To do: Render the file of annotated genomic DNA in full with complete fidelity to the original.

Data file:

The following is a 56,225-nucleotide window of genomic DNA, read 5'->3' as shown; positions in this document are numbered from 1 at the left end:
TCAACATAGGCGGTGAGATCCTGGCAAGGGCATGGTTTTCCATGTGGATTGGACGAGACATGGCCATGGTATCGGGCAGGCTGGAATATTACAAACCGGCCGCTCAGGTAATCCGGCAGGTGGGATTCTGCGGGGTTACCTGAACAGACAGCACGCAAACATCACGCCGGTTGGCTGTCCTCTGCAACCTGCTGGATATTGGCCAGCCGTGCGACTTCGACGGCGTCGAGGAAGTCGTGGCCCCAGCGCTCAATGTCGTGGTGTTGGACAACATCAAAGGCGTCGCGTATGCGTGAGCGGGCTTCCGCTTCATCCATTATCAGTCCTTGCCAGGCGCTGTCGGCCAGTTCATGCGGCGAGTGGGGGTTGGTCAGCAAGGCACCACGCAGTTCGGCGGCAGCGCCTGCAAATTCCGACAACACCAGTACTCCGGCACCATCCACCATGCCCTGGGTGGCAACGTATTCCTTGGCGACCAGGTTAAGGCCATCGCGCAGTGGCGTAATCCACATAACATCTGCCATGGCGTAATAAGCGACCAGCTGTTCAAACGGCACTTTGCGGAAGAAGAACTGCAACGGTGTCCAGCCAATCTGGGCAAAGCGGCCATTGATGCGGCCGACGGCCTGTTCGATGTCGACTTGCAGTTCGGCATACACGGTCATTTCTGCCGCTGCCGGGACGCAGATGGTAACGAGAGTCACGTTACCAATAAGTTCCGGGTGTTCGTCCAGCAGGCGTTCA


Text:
The following is a 56,225-nucleotide window of genomic DNA, read 5'->3' as shown; positions in this document are numbered from 1 at the left end:
TCAACATAGGCGGTGAGATCCTGGCAAGGGCATGGTTTTCCATGTGGATTGGACGAGACATGGCCATGGTATCGGGCAGGCTGGAATATTACAAACCGGCCGCTCAGGTAATCCGGCAGGTGGGATTCTGCGGGGTTACCTGAACAGACAGCACGCAAACATCACGCCGGTTGGCTGTCCTCTGCAACCTGCTGGATATTGGCCAGCCGTGCGACTTCGACGGCGTCGAGGAAGTCGTGGCCCCAGCGCTCAATGTCGTGGTGTTGGACAACATCAAAGGCGTCGCGTATGCGTGAGCGGGCTTCCGCTTCATCCATTATCAGTCCTTGCCAGGCGCTGTCGGCCAGTTCATGCGGCGAGTGGGGGTTGGTCAGCAAGGCACCACGCAGTTCGGCGGCAGCGCCTGCAAATTCCGACAACACCAGTACTCCGGCACCATCCACCATGCCCTGGGTGGCAACGTATTCCTTGGCGACCAGGTTAAGGCCATCGCGCAGTGGCGTAATCCACATAACATCTGCCATGGCGTAATAAGCGACCAGCTGTTCAAACGGCACTTTGCGGAAGAAGAACTGCAACGGTGTCCAGCCAATCTGGGCAAAGCGGCCATTGATGCGGCCGACGGCCTGTTCGATGTCGACTTGCAGTTCGGCATACACGGTCATTTCTGCCGCTGCCGGGACGCAGATGGTAACGAGAGTCACGTTACCAATAAGTTCCGGGTGTTCGTCCAGCAGGCGTTCA